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The National Football Head and Neck Injury Registry Report and Conclusions 1978

Joseph S. Torg, MD; Raymond Truex Jr, MD; Theodore C. Quedenfeld, MS; Albert Burstein, PhD; Alan Spealman, MS; Claude Nichols III
JAMA. 1979;241(14):1477-1479. doi:10.1001/jama.1979.03290400037018.
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The National Football Head and Neck Injury Registry has documented 1,129 injuries since 1971 that involved hospitalization for more than 72 hours, surgical intervention, fracture-dislocation, permanent paralysis, or death. Of this group of injuries, 550 were fracture-dislocations of the cervical spine, of which 176 were associated with permanent quadriplegia. It appears that during the last two decades, there has been a decrease in the incidence of direct fatalities, head injuries associated with intracranial hemorrhage, and injuries associated with death. Conversely, cervical spine injuries with fracture-dislocation and with permanent quadriplegia have increased. We believe that these observations are the result of the development of a protective helmet-face mask system that has effectively protected the head, and by so doing has allowed it to be used as a battering ram in tackling and blocking techniques, thus placing the cervical spine at risk of injury.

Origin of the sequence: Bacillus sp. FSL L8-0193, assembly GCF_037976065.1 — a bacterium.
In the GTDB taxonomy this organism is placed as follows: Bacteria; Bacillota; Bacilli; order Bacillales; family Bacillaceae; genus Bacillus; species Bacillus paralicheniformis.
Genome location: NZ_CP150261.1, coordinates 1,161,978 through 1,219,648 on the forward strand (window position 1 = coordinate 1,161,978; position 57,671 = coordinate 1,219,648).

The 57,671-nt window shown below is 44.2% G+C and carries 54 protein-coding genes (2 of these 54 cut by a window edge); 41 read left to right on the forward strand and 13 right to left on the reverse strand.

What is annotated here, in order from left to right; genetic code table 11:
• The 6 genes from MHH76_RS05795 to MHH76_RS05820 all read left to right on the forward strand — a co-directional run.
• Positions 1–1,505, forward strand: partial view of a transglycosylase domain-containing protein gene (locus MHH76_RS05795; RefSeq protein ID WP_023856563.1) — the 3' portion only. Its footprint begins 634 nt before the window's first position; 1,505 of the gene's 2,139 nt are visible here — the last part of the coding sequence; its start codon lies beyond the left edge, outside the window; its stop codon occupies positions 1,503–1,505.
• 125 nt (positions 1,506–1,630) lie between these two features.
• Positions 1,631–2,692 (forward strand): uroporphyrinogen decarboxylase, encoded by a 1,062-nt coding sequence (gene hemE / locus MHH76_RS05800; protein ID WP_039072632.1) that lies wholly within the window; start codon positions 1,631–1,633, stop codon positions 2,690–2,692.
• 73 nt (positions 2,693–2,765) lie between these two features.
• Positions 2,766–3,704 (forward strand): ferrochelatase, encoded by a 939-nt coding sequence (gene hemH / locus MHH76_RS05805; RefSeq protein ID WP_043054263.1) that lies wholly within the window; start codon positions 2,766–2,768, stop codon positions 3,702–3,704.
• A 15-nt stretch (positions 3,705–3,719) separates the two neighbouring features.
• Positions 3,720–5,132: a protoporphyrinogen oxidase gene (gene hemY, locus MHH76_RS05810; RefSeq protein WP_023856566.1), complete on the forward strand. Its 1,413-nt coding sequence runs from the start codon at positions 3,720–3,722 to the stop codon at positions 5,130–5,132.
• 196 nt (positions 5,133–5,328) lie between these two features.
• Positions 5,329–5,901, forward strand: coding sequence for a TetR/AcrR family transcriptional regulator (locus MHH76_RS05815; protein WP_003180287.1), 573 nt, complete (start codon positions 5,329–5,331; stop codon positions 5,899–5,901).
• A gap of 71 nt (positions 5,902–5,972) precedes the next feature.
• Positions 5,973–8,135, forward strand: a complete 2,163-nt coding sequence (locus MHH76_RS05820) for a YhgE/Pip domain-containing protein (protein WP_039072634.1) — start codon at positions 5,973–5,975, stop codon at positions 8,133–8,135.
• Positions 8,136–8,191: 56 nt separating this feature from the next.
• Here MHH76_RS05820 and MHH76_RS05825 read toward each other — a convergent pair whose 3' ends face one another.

(JAMA 241:1477-1479, 1979)


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